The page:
Pirates of the Caribbean: The Curse of the Black Pearl is a movie that should not have worked. It’s an expensive swashbuckler based on a theme park attraction. Do you remember what the other movies based on Disney rides were around the same time? The Country Bears and The Haunted Mansion. It’s a pirate movie, which wasn’t really being made anymore – after the notorious flop of Renny Harlin’s 1995 film Cutthroat Island, the genre was pretty much dead. And it was centered around Johnny Depp, an actor who had never been in a big-budget summer blockbuster before, and who was most well-known as an arthouse darling and the guy who shows up in Tim Burton movies. It’s a movie that had a lot going against it, but then found its way towards critical acclaim, financial success, and even an Oscar nomination for Depp.
Following that kind of success, of course Disney turned it into a franchise. They got to work on two back-to-back sequels released in 2006 and 2007, called Dead Man’s Chest and At World’s End. There was a ton of hype behind them, and while they made a lot of money (and I mean, a lot of money), critical reception took a notable nosedive. Dead Man’s Chest sits at a 54% on Rotten Tomatoes, and At World’s End holds a 45%. And watching them, sure, that makes sense. These movies are overlong, nonsensical, cringeworthy, overly complicated, a blight against humanity in all of its forms … but they’re also kind of awesome.
The general consensus today seems to be that, while the first Pirates was good, the sequels have all been trash. To which I say, yes, but there are different degrees of trash. And sometimes trash is great, as is the case with Pirates 2 and 3. Because these movies go all in to a degree that we should see from more blockbuster films. The mythology, the world-building, the bonkers action sequences — does it really matter if none of it holds together into a coherent narrative? Sure it does, but director Gore Verbinski (one of the best, most underrated filmmakers working today) is committed to every idea and directs the hell out of every scene.
This is a four-quadrant mainstream blockbuster series that families go to in which the third movie opens with a little boy getting hanged. It’s one where a major antagonist is a hundred-year-old octopus man and nobody treats that like it’s odd. It’s a series that’s as indebted to Errol Flynn as it is to Looney Tunes, cutting back and forth between intensely choreographed sword fights and slapstick comedy at a moment’s notice.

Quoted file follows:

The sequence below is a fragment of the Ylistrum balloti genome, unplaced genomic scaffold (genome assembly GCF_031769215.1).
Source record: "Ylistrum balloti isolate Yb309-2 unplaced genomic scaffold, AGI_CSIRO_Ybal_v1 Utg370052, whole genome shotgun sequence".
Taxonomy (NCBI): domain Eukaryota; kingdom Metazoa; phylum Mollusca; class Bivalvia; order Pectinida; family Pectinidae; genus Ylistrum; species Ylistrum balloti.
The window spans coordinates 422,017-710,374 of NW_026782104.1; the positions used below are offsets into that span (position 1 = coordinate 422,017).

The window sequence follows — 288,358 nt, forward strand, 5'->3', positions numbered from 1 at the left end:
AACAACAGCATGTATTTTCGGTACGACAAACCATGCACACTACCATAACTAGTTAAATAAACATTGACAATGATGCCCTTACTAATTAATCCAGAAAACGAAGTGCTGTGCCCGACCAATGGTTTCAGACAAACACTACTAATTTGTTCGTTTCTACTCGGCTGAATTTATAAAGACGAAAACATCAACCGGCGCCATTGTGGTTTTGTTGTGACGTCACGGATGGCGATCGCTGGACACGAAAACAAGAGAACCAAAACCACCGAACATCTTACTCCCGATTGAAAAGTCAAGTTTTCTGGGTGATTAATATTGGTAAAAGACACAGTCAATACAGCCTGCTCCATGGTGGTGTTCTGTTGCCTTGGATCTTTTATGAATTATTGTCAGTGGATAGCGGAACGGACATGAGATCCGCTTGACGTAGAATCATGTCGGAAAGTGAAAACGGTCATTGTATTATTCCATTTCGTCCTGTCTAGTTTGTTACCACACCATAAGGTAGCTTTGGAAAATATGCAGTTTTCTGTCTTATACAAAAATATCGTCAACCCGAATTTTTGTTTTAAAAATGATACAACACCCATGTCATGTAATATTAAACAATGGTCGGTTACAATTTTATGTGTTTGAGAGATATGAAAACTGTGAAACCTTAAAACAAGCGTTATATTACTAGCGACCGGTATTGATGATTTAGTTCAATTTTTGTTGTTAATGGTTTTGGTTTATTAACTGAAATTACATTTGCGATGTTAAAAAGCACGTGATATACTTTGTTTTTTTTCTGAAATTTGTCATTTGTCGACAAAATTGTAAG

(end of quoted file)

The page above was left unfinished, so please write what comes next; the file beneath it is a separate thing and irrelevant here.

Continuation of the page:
To really understand how good Dead Man’s Chest and At World’s End are, one only has to look to the fourth entry in the series, Pirates of the Caribbean: On Stranger Tides. Verbinski exits the franchise and is replaced by Rob Marshall (Chicago), while actors Orlando Bloom and Keira Knightley also check out, leaving the franchise centered on Johnny Depp’s Jack Sparrow. While 2 and 3 greatly expanded Sparrow’s role from the first film (which was already substantial), his story was usually secondary to Will’s and Elizabeth’s. Depp doesn’t even appear for the first half hour or so of At World’s End. Jack Sparrow is a fun supporting character, but he can’t carry a movie on his own. That coupled with the loss of Verbinski left the fourth film a visually flat, more annoying experience that, even if the script did make slightly more sense, had lost the franchise’s heart in a jar of dirt.
At the end of the day, don’t we often go to the movies to see something we haven’t seen before? Because there are probably 20 scenes across both films that fit that bill. Whether it’s a swordfight on a rolling water wheel or a large-scale battle across multiple pirate ships in the middle of a hurricane, these movies have that quality in spades. I’ll concede that the first movie is the best in the series — of course it is! It has the fun characters, dynamic action, and wild premise of the sequel films while also cohering to a sense of structure and storytelling. But 2 and 3 feel like the product of a madman gone wild, a half-billion-dollar enterprise dedicated to total insanity from the studio that is generally known for playing it pretty safe (their recent trend of live-action remakes of animated classics being a perfect example). They feel like Verbinski got away with something, like he tricked Disney into making two films that were totally and completely comprised of his own id.
Verbinski teamed up again with Disney and the old Pirates team for 2013’s The Lone Ranger, but lightning did not strike twice. It was a notorious box-office bomb, and while the spark of insanity was still there and the movie has its moments (its climax, in particular, is excellent), it felt like a more compromised vision than his Pirates films. Early reactions to the fifth film, Dead Men Tell No Tales, indicate that it’s a return to form for the franchise, harkening back to the original. But no matter how it turns out, it likely won’t have a scene in which Naomie Harris grows into a giant before exploding into hundreds of crabs. These movies are as “go big or go home” as it gets, and for all their faults, Pirates 2 and 3 go big. Kraken-sized, one might say.
Michael Smith lives in Poughkeepsie, N.Y., scallawags.